The older generation may be unable to provide financial support but will get on their knees and start praying for the team.


The local Jumble Shed has come to the rescue, too, with arts and crafts supplies and containers of paint. The children get excited with regular themes featured at Messy Church. For example, tucking into hot dogs and footy Frankfurts at grand final time. Craft activities have a theme, too. For example, John 3:16: ‘For God so loved the world.’ The team always tries to do something for Mother’s Day and Father’s Day, too, because the children might not have access to funds to buy a present for their parents/caregivers/significant other.


The children are also encouraged to remember the Bible verses and are rewarded with a prize at the following church meeting if they can recite their Bible verse learned a month before to help reinforce the message.


A rewarding component for the Messy Church team is seeing families go from being quite timid and unsure about themselves to developing relationships with church members and a relationship with God they get to watch grow over time. The children also grow through the message about God.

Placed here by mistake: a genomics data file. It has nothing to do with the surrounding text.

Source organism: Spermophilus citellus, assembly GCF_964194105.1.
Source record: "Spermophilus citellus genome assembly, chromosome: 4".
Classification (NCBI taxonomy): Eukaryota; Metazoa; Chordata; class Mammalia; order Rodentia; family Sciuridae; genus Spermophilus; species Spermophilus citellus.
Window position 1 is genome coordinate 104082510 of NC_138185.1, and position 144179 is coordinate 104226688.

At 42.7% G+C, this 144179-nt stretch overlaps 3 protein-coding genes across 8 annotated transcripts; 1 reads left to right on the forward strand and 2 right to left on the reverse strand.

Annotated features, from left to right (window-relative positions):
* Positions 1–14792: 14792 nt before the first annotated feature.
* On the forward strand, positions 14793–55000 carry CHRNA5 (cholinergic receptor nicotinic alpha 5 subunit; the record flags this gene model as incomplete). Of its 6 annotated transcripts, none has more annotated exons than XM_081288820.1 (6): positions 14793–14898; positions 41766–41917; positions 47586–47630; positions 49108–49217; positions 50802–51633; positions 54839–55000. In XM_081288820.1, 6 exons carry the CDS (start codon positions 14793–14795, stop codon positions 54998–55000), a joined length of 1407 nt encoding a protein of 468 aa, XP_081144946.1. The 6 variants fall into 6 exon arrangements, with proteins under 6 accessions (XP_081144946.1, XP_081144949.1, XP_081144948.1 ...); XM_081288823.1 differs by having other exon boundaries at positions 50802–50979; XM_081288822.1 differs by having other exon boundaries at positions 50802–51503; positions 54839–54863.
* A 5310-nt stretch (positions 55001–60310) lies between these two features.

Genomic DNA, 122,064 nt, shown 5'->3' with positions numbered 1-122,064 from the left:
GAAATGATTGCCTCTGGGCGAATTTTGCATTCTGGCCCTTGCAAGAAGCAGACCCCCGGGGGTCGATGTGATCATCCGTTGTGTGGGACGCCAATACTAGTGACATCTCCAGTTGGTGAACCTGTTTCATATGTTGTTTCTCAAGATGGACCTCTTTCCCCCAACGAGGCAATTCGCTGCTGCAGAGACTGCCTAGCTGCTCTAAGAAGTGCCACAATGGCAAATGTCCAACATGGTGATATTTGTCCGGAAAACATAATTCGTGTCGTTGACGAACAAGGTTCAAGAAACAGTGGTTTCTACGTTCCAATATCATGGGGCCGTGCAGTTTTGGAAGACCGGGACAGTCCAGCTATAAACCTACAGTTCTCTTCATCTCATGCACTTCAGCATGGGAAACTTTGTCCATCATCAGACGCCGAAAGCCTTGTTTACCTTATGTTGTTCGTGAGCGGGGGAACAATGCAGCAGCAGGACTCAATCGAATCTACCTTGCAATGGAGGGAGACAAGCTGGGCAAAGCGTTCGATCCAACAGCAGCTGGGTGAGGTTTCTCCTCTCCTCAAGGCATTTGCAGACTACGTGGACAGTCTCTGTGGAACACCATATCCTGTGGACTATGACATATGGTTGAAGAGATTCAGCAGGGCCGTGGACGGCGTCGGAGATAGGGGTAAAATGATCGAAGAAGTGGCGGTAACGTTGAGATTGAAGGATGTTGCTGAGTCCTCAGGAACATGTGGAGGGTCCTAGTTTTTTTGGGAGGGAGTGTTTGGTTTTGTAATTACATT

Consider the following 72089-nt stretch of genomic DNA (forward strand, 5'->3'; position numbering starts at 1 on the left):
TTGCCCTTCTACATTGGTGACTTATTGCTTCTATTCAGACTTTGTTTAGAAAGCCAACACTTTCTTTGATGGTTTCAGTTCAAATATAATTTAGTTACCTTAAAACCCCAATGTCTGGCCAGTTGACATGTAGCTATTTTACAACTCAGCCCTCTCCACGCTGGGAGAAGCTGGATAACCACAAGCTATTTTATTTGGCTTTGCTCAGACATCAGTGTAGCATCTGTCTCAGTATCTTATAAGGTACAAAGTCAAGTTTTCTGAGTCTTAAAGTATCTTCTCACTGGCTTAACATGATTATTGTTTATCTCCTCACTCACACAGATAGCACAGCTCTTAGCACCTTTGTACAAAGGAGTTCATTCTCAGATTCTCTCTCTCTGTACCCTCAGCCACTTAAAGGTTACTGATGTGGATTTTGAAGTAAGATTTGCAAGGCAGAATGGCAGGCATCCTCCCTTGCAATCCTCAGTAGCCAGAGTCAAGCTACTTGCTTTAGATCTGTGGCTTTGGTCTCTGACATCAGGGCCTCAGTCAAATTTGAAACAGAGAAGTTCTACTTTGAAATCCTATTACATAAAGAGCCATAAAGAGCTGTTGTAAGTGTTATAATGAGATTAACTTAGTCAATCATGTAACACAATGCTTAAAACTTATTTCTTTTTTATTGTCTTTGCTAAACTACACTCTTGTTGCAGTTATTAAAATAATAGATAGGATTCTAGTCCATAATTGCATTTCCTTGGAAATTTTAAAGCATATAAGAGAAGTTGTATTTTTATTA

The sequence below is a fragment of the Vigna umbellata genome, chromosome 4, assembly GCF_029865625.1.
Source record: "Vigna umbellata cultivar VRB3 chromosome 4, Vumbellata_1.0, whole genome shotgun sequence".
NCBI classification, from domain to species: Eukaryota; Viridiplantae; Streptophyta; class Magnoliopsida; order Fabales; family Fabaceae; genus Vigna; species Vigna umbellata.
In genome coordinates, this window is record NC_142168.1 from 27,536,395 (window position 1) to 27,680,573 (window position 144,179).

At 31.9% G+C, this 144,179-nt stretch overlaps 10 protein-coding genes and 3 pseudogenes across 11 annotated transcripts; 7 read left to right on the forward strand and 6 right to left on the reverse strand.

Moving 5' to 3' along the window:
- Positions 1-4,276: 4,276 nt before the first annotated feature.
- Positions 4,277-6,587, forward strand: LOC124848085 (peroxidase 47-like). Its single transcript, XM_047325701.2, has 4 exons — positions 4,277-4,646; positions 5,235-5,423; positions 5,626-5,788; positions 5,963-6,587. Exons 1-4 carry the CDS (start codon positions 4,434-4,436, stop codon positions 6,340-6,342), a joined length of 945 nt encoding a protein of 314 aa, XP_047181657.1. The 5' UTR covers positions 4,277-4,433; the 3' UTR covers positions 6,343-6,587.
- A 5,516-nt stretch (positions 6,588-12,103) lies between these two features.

Kate is passionate about her leadership role and says seeing the joy of children’s faces continually motivates her to keep serving the community.


“It’s not until you stop and look at it or do something like this and you kind of go, yeah, we have really made an impact on these kids,” Kate said.


‘Bible bashing’ is always strictly off the agenda. On the table is a listening and attentive ear with a non-judgemental attitude.


“It’s about just accepting people and welcoming them,” Kate said. “And showing God’s love through our actions more so than necessarily what we say.”